Wow! What a view of Active Region 1542 on the Sun! César Cantú from the Chilidog Observatory in Monterrey, Mexico says this is “another way” of looking at the active region.
“It is an inverted image,” César said via email, which means it is essentially a negative which is then processed. “The process was done with software: Registax, PhotoshopCS5 and PixInsight,” he said.
César took this image on August 8, 2012. Note the incredible detail of the Sun’s swirling surface, the black bottomless pit of a sunspot, a tornadic-like prominence on the right and other wisps of solar material just above the surface.
He used a Meade 10 inch SC, with Coronado 90 mm and BF30 filters, along with a DMK31 camera. “The focal length is 2500 mm and correlated with the camera, approximately 210 X,” César said.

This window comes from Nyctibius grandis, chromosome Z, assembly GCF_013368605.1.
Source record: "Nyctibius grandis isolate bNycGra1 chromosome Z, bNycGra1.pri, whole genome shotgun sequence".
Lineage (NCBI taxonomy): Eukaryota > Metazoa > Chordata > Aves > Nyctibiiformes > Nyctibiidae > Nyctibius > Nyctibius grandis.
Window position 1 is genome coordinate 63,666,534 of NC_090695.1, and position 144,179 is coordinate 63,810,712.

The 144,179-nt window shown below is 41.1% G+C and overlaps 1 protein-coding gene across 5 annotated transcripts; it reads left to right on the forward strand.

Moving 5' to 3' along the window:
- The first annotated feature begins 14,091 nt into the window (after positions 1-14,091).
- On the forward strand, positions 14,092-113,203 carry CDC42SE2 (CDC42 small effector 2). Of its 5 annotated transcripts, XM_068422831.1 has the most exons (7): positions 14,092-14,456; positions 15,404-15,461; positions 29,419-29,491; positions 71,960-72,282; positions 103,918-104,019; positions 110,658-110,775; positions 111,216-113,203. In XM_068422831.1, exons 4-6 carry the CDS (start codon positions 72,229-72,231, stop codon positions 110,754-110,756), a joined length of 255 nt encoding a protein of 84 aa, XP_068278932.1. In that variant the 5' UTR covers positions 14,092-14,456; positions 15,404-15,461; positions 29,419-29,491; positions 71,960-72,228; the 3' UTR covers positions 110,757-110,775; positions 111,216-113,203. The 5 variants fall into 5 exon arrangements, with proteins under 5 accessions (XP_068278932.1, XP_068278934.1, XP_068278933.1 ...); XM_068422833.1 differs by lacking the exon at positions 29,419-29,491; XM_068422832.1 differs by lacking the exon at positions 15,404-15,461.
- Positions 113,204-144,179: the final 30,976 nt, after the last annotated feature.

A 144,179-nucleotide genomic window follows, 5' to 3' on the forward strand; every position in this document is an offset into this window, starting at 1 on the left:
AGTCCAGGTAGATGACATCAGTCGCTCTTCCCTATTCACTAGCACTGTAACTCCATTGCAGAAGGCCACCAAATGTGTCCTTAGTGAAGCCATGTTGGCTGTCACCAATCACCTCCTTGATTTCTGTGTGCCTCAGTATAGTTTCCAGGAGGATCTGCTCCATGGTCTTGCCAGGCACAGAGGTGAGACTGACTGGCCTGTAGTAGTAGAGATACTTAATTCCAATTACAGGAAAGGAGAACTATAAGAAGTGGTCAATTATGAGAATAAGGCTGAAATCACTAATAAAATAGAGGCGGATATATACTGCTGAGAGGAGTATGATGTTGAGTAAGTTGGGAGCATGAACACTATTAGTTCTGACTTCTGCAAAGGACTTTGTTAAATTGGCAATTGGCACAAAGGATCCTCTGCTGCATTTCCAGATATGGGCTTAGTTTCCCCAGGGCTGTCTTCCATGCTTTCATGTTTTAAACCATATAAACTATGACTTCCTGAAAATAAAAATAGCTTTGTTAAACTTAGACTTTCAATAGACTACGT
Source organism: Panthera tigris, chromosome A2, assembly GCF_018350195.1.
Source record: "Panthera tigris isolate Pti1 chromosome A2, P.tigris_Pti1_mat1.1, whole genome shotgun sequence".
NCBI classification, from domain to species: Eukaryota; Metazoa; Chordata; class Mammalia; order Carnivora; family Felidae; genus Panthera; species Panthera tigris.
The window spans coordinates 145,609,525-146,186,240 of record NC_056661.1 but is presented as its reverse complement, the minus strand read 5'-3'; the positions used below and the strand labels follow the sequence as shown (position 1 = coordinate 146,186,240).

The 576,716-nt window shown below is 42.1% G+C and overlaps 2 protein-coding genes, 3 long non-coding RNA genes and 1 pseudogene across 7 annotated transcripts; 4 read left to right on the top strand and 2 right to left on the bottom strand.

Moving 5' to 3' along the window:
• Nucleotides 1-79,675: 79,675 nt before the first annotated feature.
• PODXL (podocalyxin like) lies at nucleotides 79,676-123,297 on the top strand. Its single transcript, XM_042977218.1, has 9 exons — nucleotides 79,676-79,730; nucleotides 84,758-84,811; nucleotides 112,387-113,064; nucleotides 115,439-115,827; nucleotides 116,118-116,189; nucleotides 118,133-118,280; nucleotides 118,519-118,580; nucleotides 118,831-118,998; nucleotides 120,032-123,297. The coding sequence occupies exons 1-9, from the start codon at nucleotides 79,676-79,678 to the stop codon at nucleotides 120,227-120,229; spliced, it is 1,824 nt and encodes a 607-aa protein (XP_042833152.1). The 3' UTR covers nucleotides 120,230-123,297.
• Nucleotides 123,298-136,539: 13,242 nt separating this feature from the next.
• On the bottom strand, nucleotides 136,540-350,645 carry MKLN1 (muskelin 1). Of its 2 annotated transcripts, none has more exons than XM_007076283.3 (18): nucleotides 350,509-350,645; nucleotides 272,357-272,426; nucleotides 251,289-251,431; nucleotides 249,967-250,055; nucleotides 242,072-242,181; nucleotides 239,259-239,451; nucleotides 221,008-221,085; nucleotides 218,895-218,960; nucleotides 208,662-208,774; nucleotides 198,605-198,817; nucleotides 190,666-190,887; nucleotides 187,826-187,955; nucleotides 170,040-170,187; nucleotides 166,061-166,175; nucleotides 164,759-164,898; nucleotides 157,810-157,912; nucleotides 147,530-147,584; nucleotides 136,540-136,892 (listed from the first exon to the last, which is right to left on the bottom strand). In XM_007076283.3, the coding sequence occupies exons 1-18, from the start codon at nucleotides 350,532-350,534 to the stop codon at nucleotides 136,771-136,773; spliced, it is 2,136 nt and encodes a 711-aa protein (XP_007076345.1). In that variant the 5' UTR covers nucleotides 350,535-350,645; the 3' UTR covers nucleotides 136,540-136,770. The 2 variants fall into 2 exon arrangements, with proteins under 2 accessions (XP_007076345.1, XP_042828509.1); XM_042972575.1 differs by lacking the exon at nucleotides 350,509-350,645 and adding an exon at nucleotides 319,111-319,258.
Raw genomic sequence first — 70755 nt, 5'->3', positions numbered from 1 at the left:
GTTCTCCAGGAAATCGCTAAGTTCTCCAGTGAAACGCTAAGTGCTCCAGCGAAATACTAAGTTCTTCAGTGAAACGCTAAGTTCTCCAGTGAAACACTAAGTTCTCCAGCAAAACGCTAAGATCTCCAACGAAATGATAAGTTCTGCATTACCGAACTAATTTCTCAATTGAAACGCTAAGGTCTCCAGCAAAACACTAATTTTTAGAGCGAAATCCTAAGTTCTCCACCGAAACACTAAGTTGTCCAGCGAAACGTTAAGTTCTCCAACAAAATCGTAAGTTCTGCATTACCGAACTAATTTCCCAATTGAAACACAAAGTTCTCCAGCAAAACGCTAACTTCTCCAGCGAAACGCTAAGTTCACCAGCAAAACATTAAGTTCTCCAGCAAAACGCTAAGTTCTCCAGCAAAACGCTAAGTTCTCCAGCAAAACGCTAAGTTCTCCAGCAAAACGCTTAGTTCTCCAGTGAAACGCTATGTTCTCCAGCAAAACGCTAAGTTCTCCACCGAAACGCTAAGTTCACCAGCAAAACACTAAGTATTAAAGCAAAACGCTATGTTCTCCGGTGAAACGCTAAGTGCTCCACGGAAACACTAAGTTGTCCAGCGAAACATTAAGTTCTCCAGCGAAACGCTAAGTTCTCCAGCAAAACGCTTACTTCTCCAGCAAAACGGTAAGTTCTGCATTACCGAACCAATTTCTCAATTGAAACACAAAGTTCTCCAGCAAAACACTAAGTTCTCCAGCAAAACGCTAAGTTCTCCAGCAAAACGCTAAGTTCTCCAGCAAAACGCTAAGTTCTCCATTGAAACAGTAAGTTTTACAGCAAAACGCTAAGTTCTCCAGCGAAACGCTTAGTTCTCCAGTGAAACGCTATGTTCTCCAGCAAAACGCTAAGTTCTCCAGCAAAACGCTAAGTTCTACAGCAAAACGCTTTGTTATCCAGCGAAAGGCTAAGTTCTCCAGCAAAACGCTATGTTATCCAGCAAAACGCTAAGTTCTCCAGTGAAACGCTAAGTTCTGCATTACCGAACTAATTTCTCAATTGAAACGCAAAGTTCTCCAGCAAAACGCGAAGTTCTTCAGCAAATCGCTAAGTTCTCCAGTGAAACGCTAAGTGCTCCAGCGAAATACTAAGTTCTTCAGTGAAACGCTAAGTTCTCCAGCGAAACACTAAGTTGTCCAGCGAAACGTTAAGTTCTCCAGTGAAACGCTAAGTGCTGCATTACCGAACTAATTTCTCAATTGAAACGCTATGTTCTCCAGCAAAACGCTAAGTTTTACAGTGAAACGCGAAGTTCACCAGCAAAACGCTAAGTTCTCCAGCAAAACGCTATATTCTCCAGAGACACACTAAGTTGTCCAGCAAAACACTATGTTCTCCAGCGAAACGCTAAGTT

See the original at his website.
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Image caption: Active Region 1542 on August 8, 2012. Credit: César Cantú. Used by permission.
Nancy Atkinson is currently Universe Today’s Contributing Editor. Previously she served as UT’s Senior Editor and lead writer, and has worked with Astronomy Cast and 365 Days of Astronomy. Nancy is the author of the new book “Incredible Stories from Space: A Behind-the-Scenes Look at the Missions Changing Our View of the Cosmos.” She is also a NASA/JPL Solar System Ambassador.